In addition to the relatively relaxed “Pick-Your-Own-Pace” approach, MIPS provides exemptions for certain individual or small group providers who are below certain low-volume thresholds. Clinicians who bill Medicare $30,000 or less or who have 100 or fewer Medicare patients are exempt from MIPS reporting requirements and payment reductions. A proposed rule introduced earlier this week indicates that for 2018 these thresholds may increase to $90,000 in billings or 200 Medicare patients. The exemption is welcomed by the individual or small-group provider community, which has practically struggled to participate in PQRS.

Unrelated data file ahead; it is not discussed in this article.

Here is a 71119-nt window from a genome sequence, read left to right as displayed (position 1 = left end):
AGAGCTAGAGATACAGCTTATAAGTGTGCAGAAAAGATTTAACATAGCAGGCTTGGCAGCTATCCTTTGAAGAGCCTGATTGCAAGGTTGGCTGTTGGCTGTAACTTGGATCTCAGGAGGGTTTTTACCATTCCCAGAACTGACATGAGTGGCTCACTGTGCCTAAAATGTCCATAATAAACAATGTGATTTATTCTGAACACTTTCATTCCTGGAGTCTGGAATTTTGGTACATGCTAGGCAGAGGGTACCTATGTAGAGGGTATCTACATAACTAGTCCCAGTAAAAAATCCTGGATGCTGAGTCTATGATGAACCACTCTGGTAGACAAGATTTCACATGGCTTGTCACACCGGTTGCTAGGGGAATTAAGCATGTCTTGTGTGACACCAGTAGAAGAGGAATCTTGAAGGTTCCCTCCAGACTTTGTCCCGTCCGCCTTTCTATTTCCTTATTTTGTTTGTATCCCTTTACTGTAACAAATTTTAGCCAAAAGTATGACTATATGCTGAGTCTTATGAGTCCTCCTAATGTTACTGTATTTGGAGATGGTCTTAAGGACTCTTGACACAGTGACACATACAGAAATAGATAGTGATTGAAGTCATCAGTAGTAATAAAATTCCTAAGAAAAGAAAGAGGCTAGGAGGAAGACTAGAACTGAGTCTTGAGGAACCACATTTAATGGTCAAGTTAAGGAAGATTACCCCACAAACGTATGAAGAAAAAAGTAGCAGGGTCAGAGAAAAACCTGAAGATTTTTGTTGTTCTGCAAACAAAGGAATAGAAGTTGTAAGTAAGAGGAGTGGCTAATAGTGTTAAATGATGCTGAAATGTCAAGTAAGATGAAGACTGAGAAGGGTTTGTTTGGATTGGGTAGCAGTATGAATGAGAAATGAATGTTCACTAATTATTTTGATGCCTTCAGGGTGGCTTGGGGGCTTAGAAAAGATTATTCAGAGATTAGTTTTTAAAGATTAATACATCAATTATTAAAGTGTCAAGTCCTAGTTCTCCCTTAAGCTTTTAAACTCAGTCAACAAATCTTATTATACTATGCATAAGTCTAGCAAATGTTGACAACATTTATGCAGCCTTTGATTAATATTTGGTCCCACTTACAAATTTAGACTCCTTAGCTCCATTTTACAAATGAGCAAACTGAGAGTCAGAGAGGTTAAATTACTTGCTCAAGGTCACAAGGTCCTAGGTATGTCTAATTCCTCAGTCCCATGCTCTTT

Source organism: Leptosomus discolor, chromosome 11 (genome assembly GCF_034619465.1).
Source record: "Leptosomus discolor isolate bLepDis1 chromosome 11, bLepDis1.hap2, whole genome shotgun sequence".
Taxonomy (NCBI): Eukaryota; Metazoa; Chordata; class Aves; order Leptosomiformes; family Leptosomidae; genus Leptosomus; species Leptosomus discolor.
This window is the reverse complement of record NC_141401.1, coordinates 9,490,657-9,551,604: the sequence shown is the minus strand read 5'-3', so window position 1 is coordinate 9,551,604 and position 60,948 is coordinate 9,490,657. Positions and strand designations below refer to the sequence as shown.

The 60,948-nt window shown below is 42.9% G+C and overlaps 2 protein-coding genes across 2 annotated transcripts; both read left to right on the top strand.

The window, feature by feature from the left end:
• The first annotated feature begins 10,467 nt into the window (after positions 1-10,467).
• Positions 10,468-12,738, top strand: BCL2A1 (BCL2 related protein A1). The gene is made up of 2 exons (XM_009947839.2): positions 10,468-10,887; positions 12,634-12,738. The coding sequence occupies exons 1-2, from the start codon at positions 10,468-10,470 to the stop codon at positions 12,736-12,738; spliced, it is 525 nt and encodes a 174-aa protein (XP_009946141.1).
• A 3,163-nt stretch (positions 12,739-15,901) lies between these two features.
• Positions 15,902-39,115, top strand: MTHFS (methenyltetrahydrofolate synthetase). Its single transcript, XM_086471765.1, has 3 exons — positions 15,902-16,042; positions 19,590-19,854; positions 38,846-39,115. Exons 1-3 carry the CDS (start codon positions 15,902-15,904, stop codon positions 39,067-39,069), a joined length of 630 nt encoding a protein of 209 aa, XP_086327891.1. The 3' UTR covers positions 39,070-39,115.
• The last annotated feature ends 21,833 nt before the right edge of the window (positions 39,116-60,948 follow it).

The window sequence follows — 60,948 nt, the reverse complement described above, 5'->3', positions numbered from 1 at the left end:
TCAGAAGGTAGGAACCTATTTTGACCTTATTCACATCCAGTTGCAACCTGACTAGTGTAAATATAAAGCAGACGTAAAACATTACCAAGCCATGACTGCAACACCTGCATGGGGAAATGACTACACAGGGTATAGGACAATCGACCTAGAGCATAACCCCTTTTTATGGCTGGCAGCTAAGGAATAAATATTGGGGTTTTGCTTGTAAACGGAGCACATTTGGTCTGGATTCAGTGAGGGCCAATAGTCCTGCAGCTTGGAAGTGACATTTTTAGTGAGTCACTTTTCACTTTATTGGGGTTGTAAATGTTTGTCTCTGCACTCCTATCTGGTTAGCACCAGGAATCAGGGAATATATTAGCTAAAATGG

Yulian Shtern
Yulian Shtern

To further ease burdens on solo or small-group practitioners, the new proposed rule contemplates permitting solo or small-group clinicians to participate in MIPS in “Virtual Groups.” Solo practitioners and groups consisting of 10 or less eligible clinicians would be permitted to come together “virtually” and jointly report on measures and performance requirements. The new proposed rule reveals that the Trump administration is ready to carry forward with the same push toward value-based payment that began under the Obama administration. The tactics show a willingness to ease physicians into the new regimen, but not a change in strategic direction.

Robert F. Atlas is a strategic advisor and president of the health industry consultancy EBG Advisors , an affiliate of Epstein Becker & Green P.C. He can be reached at batlas@ebgadvisors.com .

Yulian Shtern, Esq., is a health law attorney in the health care and life sciences practice of Epstein Becker & Green P.C. He can be reached at yshtern@ebglaw.com .